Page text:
Possession of Stolen Property
Possession of stolen property, also known as Receiving Stolen Property, is the crime of acquiring or possessing property known to have been stolen by another person. In California, possession of stolen property is prosecuted under Penal Code section 496 – Receiving Stolen Property.
Possession of stolen property is defined as knowingly buying, selling, receiving, concealing, or withholding property obtained by theft or extortion. Possession of stolen property can be prosecuted as a misdemeanor or a felony depending upon the facts surrounding the stolen property, the dollar amount of the property, and the criminal history of the perpetrator.
Possession of stolen property is different than theft because the person in possession of the stolen property may have no knowledge of the facts of the theft. Mere possession of stolen property is generally insufficient to prove the crime of receiving stolen property, without knowledge that the property was stolen.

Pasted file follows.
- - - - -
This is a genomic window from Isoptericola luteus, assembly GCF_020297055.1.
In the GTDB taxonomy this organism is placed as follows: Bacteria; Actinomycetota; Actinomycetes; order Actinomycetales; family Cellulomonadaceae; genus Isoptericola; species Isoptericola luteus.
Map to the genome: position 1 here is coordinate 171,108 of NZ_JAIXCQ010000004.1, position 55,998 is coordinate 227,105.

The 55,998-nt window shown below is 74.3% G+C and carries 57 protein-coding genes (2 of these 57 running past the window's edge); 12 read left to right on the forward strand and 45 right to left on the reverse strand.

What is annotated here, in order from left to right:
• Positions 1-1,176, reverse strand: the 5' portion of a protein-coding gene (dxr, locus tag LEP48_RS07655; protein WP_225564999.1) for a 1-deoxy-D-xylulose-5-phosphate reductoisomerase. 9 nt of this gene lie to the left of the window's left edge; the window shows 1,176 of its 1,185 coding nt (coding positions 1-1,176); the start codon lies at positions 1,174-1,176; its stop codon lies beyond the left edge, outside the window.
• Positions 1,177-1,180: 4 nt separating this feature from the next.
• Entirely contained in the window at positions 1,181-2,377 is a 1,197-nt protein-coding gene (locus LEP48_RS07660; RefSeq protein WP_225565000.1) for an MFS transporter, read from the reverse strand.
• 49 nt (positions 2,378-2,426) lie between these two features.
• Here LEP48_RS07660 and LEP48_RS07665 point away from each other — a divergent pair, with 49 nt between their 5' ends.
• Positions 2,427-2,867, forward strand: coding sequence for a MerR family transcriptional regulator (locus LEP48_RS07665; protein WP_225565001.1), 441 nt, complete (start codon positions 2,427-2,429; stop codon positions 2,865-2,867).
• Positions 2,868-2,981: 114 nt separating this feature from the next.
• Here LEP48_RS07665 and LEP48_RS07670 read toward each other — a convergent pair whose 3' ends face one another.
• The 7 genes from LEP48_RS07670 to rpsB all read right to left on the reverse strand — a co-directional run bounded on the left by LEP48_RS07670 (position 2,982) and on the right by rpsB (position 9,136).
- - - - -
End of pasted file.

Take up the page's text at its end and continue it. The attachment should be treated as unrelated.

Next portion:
There are a number of circumstances which, if coupled with the possession of stolen property, help connect the perpetrator to the crime:
- The price of the merchandise is considerably lower than expected (too good to be true);
- There are no receipts available to document purchase of the merchandise;
- The merchandise was purchased with cash;
- The merchandise was purchased off craigslist;
- The serial codes on the merchandise have been altered or removed; and
- The seller of the merchandise has no authentic business address and essentially sold the merchandise "from the back of his truck."
If you are being investigated for possession of stolen property it is critical that you consult with an experienced criminal defense attorney before talking to law enforcement.